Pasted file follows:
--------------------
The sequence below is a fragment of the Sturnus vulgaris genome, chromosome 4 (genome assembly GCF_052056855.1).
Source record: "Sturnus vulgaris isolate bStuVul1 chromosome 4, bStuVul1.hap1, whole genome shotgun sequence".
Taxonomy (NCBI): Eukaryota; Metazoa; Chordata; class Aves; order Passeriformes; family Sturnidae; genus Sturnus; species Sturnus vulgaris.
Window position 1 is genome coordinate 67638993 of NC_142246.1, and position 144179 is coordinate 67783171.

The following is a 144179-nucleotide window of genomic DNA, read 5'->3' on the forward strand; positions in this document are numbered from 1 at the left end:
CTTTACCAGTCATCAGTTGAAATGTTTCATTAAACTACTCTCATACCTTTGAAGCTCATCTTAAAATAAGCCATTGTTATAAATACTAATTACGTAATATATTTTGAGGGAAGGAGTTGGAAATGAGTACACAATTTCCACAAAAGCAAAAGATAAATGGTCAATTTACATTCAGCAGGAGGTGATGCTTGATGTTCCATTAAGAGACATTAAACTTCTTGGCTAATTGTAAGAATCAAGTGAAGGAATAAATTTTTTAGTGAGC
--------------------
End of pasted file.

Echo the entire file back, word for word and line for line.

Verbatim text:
The sequence below is a fragment of the Sturnus vulgaris genome, chromosome 4 (genome assembly GCF_052056855.1).
Source record: "Sturnus vulgaris isolate bStuVul1 chromosome 4, bStuVul1.hap1, whole genome shotgun sequence".
Taxonomy (NCBI): Eukaryota; Metazoa; Chordata; class Aves; order Passeriformes; family Sturnidae; genus Sturnus; species Sturnus vulgaris.
Window position 1 is genome coordinate 67638993 of NC_142246.1, and position 144179 is coordinate 67783171.

The following is a 144179-nucleotide window of genomic DNA, read 5'->3' on the forward strand; positions in this document are numbered from 1 at the left end:
CTTTACCAGTCATCAGTTGAAATGTTTCATTAAACTACTCTCATACCTTTGAAGCTCATCTTAAAATAAGCCATTGTTATAAATACTAATTACGTAATATATTTTGAGGGAAGGAGTTGGAAATGAGTACACAATTTCCACAAAAGCAAAAGATAAATGGTCAATTTACATTCAGCAGGAGGTGATGCTTGATGTTCCATTAAGAGACATTAAACTTCTTGGCTAATTGTAAGAATCAAGTGAAGGAATAAATTTTTTAGTGAGC